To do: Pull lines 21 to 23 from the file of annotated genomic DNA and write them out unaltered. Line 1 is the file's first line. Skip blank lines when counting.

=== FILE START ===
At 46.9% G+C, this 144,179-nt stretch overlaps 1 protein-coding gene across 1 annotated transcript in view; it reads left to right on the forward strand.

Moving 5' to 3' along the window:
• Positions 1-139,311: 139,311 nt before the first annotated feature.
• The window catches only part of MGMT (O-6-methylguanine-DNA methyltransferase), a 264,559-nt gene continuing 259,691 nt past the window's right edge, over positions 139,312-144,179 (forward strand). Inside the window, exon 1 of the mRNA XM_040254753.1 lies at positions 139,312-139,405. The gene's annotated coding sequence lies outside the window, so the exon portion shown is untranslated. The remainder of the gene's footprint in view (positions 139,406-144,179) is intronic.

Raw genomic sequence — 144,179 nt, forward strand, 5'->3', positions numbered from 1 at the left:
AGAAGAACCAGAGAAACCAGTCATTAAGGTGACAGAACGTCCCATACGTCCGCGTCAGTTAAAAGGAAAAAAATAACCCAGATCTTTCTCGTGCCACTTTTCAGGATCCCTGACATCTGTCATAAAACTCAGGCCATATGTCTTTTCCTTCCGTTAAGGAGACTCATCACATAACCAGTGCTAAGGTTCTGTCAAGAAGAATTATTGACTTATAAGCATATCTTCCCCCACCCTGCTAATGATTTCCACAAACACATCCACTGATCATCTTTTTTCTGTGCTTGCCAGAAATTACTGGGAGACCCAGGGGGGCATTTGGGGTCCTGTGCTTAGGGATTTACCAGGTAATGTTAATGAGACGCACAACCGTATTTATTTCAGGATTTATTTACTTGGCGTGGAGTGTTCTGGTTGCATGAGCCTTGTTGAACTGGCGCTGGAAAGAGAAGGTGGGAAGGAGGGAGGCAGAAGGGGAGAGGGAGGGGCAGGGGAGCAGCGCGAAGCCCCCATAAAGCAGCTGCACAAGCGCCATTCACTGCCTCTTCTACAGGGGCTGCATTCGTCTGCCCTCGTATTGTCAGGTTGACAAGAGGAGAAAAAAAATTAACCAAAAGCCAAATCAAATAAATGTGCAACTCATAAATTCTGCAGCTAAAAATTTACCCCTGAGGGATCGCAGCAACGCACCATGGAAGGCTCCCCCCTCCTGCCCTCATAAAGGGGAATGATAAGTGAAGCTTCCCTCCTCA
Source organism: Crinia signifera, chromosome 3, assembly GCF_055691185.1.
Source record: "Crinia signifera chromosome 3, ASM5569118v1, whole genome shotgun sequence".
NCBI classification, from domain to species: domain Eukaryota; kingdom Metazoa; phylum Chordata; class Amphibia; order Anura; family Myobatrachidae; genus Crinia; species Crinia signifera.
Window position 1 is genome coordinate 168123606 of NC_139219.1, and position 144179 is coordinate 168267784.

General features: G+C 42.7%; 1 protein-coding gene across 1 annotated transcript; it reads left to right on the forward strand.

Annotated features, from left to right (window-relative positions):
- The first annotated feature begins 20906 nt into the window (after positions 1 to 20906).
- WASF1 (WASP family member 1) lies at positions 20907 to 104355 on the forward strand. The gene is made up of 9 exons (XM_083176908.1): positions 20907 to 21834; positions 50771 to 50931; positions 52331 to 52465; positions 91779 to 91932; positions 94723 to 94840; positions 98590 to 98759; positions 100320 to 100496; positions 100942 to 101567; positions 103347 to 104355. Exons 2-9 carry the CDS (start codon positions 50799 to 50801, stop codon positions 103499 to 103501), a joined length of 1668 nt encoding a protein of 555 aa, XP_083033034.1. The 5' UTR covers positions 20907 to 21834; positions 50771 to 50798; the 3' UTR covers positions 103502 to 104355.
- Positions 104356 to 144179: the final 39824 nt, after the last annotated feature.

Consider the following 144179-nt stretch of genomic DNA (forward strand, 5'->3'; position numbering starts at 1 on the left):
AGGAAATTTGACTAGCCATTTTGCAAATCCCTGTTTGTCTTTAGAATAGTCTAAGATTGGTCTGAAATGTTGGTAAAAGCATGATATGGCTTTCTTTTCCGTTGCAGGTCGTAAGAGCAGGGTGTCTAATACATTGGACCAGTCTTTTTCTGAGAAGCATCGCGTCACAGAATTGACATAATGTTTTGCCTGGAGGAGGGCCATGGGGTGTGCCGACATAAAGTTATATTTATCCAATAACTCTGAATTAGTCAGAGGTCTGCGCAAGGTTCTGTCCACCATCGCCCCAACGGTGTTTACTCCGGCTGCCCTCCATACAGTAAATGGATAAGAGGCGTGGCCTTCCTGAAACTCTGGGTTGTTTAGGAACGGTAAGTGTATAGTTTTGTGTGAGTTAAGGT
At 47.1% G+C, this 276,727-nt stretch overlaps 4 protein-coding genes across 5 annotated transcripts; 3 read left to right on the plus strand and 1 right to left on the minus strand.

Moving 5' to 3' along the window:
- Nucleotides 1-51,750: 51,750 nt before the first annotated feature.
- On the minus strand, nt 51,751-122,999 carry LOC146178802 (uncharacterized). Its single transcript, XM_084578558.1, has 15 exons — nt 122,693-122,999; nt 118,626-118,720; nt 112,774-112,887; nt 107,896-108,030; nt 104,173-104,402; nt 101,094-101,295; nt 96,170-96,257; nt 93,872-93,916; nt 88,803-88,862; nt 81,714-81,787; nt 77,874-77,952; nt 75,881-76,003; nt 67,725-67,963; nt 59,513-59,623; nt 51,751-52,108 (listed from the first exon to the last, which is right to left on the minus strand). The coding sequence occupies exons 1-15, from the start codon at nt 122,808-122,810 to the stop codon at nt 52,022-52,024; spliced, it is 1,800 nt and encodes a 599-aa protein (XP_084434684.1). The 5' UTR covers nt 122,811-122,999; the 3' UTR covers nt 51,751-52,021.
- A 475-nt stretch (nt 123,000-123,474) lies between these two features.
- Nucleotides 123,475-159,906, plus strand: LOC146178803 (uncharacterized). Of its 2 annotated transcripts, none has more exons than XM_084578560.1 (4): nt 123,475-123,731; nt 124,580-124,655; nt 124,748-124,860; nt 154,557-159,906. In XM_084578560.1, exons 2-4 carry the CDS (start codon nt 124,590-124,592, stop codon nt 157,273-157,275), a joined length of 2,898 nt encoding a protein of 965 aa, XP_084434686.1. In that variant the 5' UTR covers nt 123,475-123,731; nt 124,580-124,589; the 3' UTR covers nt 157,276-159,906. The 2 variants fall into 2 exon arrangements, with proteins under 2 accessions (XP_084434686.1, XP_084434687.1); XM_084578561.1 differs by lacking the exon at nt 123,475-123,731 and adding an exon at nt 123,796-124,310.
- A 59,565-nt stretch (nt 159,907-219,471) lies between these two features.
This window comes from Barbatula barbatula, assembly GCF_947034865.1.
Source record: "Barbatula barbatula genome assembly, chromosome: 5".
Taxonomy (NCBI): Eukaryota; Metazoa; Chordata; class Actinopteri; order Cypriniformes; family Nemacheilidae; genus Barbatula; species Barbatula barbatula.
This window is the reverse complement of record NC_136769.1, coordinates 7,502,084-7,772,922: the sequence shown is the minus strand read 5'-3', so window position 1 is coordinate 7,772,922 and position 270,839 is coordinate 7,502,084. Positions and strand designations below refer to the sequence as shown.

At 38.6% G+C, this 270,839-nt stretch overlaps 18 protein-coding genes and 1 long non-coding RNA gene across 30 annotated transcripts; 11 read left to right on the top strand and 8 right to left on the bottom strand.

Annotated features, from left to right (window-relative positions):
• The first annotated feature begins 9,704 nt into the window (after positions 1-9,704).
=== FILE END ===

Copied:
- On the minus strand, nt 51,751-122,999 carry LOC146178802 (uncharacterized). Its single transcript, XM_084578558.1, has 15 exons — nt 122,693-122,999; nt 118,626-118,720; nt 112,774-112,887; nt 107,896-108,030; nt 104,173-104,402; nt 101,094-101,295; nt 96,170-96,257; nt 93,872-93,916; nt 88,803-88,862; nt 81,714-81,787; nt 77,874-77,952; nt 75,881-76,003; nt 67,725-67,963; nt 59,513-59,623; nt 51,751-52,108 (listed from the first exon to the last, which is right to left on the minus strand). The coding sequence occupies exons 1-15, from the start codon at nt 122,808-122,810 to the stop codon at nt 52,022-52,024; spliced, it is 1,800 nt and encodes a 599-aa protein (XP_084434684.1). The 5' UTR covers nt 122,811-122,999; the 3' UTR covers nt 51,751-52,021.
- A 475-nt stretch (nt 123,000-123,474) lies between these two features.
- Nucleotides 123,475-159,906, plus strand: LOC146178803 (uncharacterized). Of its 2 annotated transcripts, none has more exons than XM_084578560.1 (4): nt 123,475-123,731; nt 124,580-124,655; nt 124,748-124,860; nt 154,557-159,906. In XM_084578560.1, exons 2-4 carry the CDS (start codon nt 124,590-124,592, stop codon nt 157,273-157,275), a joined length of 2,898 nt encoding a protein of 965 aa, XP_084434686.1. In that variant the 5' UTR covers nt 123,475-123,731; nt 124,580-124,589; the 3' UTR covers nt 157,276-159,906. The 2 variants fall into 2 exon arrangements, with proteins under 2 accessions (XP_084434686.1, XP_084434687.1); XM_084578561.1 differs by lacking the exon at nt 123,475-123,731 and adding an exon at nt 123,796-124,310.